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Discussion in 'Games' started by tim2006, Apr 15, 2007.
Can the 360 do 1080p with component cables and are there any 1080p games? What will Halo 3 be 720p?
No, Halo will most certanly be 1080i or more... Why would you think 720p??
hope halo 3 will be 1080p
virtua tennis 3 is 1080p
Is the resolution the most important aspect of a game? I'd rather see 720p that runs at a steady 60fps than stuttering 1080p or i. I guess I'm in the minority, since so many games seem to release with great graphics but sub-par framerates...
I couldn't play Saint's Row for that reason... thank Crom for Crackdown!
Agreed. Very much so.
Component cables can carry a 1080p signal, yes, but whether or not there is any 1080p content, I don't know.
I'd like to personally thank Sony for causing so much confusion about 1080i/p. Here are a couple of interesting facts:
1. Component cables can do 1080p, but there are very few TVs which will do true 1080p over component. Very very few.
2. Most 1080p TVs cannot accept a 1080p signal, even over HDMI. It's much cheaper for the manufacturer to take a 1080i signal and convert it onboard to 1080p than to pay for the true 1080p-ready electronics.
3. Since most people don't have 1080p TVs and most 1080p TVs don't accept true 1080p signals, Sony has managed to sell the importance of something very few people need.
Ok keep thinking that 1080i is better because of the number
Mine is doing 1080p thru the Xbox. Now I don't have any content (yet) for 1080p but thats what the Xbox says its doing and thats what the TV is showing its receiving.
That depends on what p equals. If p>1.5, then 720p>1080.
Well played, sir.
1080p > 720p > 1080i.
The P is Progressive. You're getting about double the information out of a progressive signal than an interlaced, so the motion looks way smoother, and it probably takes more power to render.
So 720p > 1080i.
1080p beats both of them.
Although 1080i internally deinterlaced to 1080p also > 720p.
is 1080i better than 720p? I know 1080p is better than all of them. its funny on my ps3 i cant get the P signals i tryed 720p and it dosent work i can only go to 1800i, but with the xbox 360 i can go to 1080P.
i thought the 360 only did 1080p via VGA, which is the reason for the HDMI version coming out?
It's really depends on your TV set and the source material. 1080i delvers more data, period. Both more data per frame (there's over 2 million pixels in a full frame of 1080i) and even on a field vs. frame comparison (one FIELD - half a frame - of 1080i has 1,036,800 pixels compared to 921,600 for a full field in 720p).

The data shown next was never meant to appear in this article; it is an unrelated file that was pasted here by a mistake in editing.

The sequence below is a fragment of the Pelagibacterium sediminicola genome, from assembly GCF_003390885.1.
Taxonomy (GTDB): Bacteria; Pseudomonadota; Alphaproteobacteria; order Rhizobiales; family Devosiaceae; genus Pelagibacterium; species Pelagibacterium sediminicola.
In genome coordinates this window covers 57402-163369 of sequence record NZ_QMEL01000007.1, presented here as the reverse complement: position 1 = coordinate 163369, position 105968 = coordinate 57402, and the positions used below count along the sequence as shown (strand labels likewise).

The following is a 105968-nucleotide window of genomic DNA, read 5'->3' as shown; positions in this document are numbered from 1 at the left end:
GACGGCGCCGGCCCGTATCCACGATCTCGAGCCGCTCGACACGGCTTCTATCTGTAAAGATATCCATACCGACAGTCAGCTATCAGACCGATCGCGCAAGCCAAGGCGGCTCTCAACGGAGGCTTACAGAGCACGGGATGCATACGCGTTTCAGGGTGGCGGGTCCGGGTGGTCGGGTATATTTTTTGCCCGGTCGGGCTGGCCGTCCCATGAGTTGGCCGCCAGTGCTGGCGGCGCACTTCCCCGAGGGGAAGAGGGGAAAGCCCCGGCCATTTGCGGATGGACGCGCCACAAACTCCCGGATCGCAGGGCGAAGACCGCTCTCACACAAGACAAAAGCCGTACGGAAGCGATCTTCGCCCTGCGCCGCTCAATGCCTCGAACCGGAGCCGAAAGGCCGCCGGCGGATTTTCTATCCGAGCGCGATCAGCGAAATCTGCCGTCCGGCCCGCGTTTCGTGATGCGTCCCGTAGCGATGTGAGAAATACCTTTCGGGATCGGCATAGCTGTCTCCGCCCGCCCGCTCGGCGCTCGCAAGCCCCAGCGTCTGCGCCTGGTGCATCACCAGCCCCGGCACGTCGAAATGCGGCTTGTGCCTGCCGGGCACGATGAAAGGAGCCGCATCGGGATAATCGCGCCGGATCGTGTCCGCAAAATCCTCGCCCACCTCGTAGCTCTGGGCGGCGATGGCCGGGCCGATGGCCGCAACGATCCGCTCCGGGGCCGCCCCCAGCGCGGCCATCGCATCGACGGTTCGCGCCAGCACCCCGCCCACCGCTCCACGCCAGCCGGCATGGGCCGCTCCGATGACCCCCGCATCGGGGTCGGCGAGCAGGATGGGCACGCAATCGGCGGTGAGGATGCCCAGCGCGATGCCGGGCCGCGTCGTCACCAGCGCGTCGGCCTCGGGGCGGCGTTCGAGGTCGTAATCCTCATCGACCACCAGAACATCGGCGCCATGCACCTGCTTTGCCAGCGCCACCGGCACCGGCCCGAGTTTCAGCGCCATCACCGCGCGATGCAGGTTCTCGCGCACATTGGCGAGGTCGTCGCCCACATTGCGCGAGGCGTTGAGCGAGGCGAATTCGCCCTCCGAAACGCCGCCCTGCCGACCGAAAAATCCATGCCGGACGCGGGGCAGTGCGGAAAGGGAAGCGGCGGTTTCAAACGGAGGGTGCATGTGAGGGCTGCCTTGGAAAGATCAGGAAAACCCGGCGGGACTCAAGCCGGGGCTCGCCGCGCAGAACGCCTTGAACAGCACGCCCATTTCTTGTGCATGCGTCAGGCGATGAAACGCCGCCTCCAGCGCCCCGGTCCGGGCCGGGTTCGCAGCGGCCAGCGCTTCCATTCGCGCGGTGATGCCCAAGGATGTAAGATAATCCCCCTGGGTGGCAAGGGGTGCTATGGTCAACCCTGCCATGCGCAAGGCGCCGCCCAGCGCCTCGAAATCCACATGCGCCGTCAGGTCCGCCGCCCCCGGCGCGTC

Now, 1080i only comes at 60 fields per second, so you're getting 30 full frames per second. That's 62.2 million pixels per second. A full 720p60 will get you just 55.2 million pps. Not all 720 material is 60 fps, though, much of it is 30 fps (movies are a good example, as most are filmed at 24fps anyways, so anything beyond that is just repeats of the same frame). 720p30 is just 27.6 million pps.
Of course, SD TV (at it's best on a full frame DVD) gets you all of 10 million or so pps, so any of these is an improvement.
Now, any progressive scan image has potential to look better than an interlaced one, of course. But that's going to come down to the sort of material your watching and the deinterlacer. A nice 1080p TV that can take 1080i60 (frames) signals, and convert them to 1080p30 (frames) well will look better than a 720p set under almost any circumstance. I say almost, as there's always going to be SOME sources that will not look great interlaced. Lots of fast vertical movement can cause tearing, cross fade transitions can have some issues, etc. However, with the HD resolutions, the scan lines are so thin that seeing them on any normal sized set from a normal viewing distance is near impossible. And well mastered source files generally minimize those issues as well. I've NEVER seen a scanline/tearing effect on my 1080i TV.